View mindmap
  • Market Failure 1- Public Goods
    • A public good is a commodity or service that is provided without profit to all members of a society usually by government
    • Private goods are goods and services supplied and sold through markets by the private sector businesses
    • Public goods are:
      • Non excludability- The benefits derived from pure public goods cannot be confined solely to those who have paid for it. Indeed non-payers can enjoy the benefits of consumption at no financial cost – economists call this the 'free-rider' problem. With private goods, consumption ultimately depends on the ability to pay
      • Non-rival consumption: Consumption by one consumer does not restrict consumption by other consumers – in other words the marginal cost of supplying a public good to an extra person is zero. If it is supplied to one person, it is available to all.
      • Non-rejectable: The collective supply of a public good for all means that it cannot be rejected by people, a good example is a nuclear defence system or flood defence projects.
      • examples of public goods
        • education
        • NHS
        • Flood control systems
    • Why are public goods an example of market failure?
      • Pure public goods are not normally provided by the private sector because they would be unable to supply them for a profit.
      • It is up to the government to decide what output of public goods is appropriate for society.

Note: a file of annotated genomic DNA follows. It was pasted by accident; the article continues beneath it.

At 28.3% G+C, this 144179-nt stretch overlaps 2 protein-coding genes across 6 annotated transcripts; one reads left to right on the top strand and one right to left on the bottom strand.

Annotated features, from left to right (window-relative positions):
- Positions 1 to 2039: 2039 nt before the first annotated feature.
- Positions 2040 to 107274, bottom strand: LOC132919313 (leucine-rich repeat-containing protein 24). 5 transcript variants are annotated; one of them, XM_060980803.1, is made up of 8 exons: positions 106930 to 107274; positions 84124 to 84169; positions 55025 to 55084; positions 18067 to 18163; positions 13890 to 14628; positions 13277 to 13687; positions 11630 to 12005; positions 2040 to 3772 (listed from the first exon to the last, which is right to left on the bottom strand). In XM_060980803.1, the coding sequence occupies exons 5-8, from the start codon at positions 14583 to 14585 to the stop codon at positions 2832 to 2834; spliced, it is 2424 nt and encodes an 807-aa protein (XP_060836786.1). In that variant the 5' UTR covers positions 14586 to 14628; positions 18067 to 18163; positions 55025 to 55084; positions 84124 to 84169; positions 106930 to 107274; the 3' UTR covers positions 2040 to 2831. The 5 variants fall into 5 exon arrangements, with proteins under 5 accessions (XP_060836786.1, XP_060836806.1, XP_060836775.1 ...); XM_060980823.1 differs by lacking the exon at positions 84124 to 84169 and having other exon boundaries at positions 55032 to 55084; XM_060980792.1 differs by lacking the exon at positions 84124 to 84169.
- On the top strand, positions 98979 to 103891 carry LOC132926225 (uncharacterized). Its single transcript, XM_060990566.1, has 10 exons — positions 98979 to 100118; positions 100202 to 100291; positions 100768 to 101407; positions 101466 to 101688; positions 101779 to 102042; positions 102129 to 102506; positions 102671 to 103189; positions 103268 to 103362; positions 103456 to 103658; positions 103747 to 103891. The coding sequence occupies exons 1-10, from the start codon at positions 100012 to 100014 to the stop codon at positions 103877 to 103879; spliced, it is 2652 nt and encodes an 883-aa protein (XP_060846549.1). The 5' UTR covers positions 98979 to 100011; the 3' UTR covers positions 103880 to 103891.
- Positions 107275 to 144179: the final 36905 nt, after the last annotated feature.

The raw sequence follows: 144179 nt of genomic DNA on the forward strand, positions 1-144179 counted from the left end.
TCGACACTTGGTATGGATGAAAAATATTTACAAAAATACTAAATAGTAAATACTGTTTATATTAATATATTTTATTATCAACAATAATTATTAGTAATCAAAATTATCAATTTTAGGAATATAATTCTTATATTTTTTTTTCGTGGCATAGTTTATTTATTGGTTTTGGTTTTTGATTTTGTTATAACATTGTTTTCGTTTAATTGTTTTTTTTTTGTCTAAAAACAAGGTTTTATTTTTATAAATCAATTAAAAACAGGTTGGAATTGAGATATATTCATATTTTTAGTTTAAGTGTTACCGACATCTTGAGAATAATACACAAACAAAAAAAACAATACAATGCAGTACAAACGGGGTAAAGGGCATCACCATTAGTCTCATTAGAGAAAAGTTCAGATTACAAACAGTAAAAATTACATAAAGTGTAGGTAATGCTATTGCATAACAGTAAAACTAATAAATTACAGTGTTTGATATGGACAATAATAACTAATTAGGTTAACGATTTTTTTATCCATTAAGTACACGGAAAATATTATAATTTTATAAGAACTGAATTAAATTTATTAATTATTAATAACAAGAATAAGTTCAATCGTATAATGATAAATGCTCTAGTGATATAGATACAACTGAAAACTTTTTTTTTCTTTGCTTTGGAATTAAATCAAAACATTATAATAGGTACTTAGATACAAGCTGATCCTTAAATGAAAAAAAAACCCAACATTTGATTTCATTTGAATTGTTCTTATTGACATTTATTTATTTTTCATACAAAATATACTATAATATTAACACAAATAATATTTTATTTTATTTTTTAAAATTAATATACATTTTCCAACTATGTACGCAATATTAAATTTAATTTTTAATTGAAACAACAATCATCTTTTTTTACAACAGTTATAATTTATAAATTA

• To do this, it must estimate the social benefits from making public goods available.
    • What is meant by the Free Rider Problem?
      • public goods are non-excludable it is difficult to charge people for benefiting form a good or service once it is provided
      • The free rider problem leads to under-provision of a good and thus causes market failure
    • What are Quasi-Public Goods?  A quasi-public good is a near-public good i.e. it has many but not all the characteristics of a public good. Quasi public goods are:
      • Semi-non-rival: up to a point, extra consumers using a park, beach or road do not reduce the space available for others. Eventually beaches become crowded as do parks and other leisure facilities. Open access Wi-Fi networks become crowded
      • Semi-non-excludable: it is possible but often difficult or expensive to exclude non-paying consumers. E.g. fencing a park or beach and charging an entrance fee; building toll booths to charge for road usage on congested routes
    • The case for government intervention with public goods
      • Overcoming the Free-RiderDirect provision of a public good by the government can help to overcome the free-rider problem which leads to market failure
        • The non-rival nature of consumption provides a strong case for the government rather than the market to provide and pay for public goods.
        • Many public goods are provided more or less free at the point of use and then paid for out of general taxation or another general form of charge such as a licence fee.
        • State provision may help to prevent the under-provision and under-consumption of public goods so that social welfare is improved.
        • If the government provides public goods they may be able to do so more efficiently because of economies of scale.
    • Market failure- is when market mechanism leads to a misallocation of resources in the economy either completely failing to provide a good or a service or providing the wrong quantity


No comments have yet been made

Similar Economics resources:

See all Economics resources »See all Resource allocation resources »